This morning’s orientation exercise was the Mercado Lucas de Gálvez, one of the city’s many vibrant local markets. You know you’re approaching a market in Mexico when the streetscape becomes a touch rougher, a tad down at heel perhaps. Almost always there’s a sudden abundance of car part shops, chain-saw boutiques, plastic toy and sugary drinks vendors, and garish knick knack shops that explode onto the street. Then there are piñatas strung up in a riot of lurid colour with their comic-book faces and the endless shoe shops, cheap luggage and other odd speciality stores (door handles anyone?). At Mercado Lucas de Gálvez this mayhem is at street level but just look up and you’ll see a superb row of highly ornamented facades now consumed by tropical decay. My, how grand would this area once have been.
Entry into the market is quite hard to find as there’s no grand archway, just multiple dark narrow passages that lure you in with flashes of bright sunlight from the open-air tightly packed maze inside.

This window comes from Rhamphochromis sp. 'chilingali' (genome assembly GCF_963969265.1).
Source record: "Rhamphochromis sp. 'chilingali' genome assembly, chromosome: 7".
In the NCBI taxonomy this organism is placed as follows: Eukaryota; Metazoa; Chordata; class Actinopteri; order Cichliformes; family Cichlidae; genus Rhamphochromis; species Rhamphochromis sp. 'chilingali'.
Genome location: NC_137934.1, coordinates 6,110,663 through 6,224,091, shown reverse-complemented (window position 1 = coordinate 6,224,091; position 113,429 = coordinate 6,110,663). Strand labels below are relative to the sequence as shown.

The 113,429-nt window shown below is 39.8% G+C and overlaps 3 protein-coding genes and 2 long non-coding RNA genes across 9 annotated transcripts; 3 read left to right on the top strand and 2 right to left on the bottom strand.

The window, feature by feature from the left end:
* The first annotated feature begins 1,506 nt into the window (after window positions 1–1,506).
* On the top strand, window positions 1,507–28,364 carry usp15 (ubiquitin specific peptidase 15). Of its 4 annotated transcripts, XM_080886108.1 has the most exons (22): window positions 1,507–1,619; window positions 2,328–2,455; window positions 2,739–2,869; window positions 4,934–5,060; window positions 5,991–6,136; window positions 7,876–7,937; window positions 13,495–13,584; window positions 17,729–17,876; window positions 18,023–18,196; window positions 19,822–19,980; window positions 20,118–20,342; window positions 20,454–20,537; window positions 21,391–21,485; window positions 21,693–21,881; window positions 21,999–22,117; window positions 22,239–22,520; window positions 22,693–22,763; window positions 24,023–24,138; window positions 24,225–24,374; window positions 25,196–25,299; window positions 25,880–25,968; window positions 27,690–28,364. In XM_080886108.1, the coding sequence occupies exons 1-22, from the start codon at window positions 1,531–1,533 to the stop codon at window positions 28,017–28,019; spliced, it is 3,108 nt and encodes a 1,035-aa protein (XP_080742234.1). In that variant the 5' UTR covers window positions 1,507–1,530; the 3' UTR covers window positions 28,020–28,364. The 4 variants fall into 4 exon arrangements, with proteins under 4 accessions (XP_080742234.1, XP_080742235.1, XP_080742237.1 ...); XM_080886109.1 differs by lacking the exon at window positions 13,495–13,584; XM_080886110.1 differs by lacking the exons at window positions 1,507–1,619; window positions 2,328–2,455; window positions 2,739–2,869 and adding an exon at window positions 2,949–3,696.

There’s been a market here since 1884 but over the years multiple buildings have been demolished until the present one opened in 1948. Nowadays it’s one of the only places in town to get all your fresh veggies, authentic exotic fruits, spices, meats and freshly made tortillas (which are turned out on an industrial scale using an old-fangled iron tortilla press). Plus jewellery, kitchenware, live poultry (ducklings, chicks, young turkeys for rearing, and budgerigars, mice and guinea pigs for pets – we think). There are endless food stalls offering all kinds of Yucatecan foods prepared by Mayan locals who come into the city from the surrounding country.